Early History of the Church
The Putnam Presbyterian Church is the oldest church building in Zanesville. It was dedicated in February,1835.
The church sanctuary is substantially the same as it was originally constructed and has been continuously occupied by one congregation.
The first church in Putnam (Springfield) was a Congregational church established in 1807. This congregation joined with the residents of Zanesville in1809 and formed the Presbyterian Church of Zanesville and Springfield, later becoming the First Presbyterian Church. In 1833 members of the joint church who lived in Putnam decided to form a church on their side of the river. On March 6,1833, 18 men, including Dr. Increase Mathews, A. A. Guthrie, J. C. Guthrie, and Levi Whipple, met to discuss the feasibility of funding a new church building by subscription. The building was to be “50 feet wide, 70 feet long, one story above the basement of not less than 18 or over 20 feet high with a lobby of 10 feet across the front end, with a gallery over the same for singers.” The building would be built on land donated by Levi Whipple. The subscription list was opened and pledges of money, goods, or labor were obtained in the amount of $5,190.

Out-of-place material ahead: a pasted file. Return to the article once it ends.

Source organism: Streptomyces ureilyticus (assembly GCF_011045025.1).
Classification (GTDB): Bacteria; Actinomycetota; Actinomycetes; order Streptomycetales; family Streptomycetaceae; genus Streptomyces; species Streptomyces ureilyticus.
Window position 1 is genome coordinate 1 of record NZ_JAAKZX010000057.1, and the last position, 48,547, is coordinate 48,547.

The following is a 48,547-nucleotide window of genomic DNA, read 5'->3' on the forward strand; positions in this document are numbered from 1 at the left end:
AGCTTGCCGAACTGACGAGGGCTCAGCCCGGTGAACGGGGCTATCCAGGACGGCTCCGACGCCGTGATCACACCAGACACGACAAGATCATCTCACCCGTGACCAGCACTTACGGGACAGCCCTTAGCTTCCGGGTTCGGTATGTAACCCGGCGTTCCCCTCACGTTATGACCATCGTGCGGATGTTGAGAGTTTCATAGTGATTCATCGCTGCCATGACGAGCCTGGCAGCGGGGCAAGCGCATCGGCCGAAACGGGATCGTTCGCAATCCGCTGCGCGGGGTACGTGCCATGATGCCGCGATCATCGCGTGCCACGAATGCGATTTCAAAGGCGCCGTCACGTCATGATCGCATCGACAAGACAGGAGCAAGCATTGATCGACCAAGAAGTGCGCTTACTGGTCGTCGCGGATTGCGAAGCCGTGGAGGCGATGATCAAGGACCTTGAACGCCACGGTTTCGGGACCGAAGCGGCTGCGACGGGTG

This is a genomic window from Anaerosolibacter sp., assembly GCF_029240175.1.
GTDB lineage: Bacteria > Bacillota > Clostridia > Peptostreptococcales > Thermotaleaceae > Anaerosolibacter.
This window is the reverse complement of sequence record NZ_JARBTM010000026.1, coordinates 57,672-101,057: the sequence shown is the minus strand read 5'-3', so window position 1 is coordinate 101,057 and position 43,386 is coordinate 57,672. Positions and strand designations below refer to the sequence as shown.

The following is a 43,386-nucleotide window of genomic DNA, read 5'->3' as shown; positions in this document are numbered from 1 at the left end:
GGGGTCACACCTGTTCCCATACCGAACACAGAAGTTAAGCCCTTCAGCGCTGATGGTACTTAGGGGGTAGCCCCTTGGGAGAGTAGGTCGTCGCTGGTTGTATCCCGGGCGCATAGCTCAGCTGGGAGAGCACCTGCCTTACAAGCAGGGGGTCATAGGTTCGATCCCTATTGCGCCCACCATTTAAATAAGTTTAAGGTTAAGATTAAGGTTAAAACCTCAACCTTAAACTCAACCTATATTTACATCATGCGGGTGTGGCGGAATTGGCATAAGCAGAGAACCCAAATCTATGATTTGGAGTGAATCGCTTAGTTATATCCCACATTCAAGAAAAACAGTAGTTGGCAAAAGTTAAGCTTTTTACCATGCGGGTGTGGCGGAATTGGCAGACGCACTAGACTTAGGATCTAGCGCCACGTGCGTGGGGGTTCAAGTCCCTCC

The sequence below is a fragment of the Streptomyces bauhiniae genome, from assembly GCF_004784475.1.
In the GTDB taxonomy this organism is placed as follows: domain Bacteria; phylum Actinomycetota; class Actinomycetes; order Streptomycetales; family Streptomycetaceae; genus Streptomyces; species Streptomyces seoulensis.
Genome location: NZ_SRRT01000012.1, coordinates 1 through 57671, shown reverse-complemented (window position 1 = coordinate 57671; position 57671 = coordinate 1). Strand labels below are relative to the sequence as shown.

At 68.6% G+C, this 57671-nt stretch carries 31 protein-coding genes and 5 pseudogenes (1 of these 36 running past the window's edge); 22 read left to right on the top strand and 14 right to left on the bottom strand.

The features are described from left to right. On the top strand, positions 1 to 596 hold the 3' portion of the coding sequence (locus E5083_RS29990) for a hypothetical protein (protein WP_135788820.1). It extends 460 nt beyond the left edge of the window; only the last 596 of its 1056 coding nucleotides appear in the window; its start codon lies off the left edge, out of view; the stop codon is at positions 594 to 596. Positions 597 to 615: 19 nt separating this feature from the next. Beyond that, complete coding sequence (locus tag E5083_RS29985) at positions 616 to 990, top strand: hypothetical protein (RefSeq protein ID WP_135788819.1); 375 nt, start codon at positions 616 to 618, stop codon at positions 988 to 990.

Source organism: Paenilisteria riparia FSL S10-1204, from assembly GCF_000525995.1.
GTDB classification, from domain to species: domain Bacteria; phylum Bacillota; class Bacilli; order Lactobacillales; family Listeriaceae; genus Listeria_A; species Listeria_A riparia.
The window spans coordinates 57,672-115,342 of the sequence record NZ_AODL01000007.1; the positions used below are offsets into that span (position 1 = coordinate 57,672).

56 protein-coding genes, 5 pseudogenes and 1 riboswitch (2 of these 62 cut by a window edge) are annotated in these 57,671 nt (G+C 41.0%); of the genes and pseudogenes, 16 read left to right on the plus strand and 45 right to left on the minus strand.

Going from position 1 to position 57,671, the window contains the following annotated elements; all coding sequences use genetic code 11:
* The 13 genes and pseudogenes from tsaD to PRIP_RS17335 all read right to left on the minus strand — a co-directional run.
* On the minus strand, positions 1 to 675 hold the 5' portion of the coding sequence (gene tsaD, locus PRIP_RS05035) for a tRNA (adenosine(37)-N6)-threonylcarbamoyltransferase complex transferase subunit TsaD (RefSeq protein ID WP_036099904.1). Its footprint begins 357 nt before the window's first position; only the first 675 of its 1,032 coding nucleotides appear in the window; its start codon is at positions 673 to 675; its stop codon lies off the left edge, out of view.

On January 1,1835, 36 persons were accepted as members by certification from the church across the river. Levi Whipple, A. A. Guthrie, and Edwin Putnam were ordained as the first ruling elders. The first pastor of Putnam Presbyterian was William H. Beecher who served for four and a half years. William was a brother of the noted abolitionist and cleric, Henry Ward Beecher, and Harriet Beecher Stowe the author of Uncles Tom’s Cabin. Not surprisingly, Putnam Presbyterian became a stop on the Underground Railroad.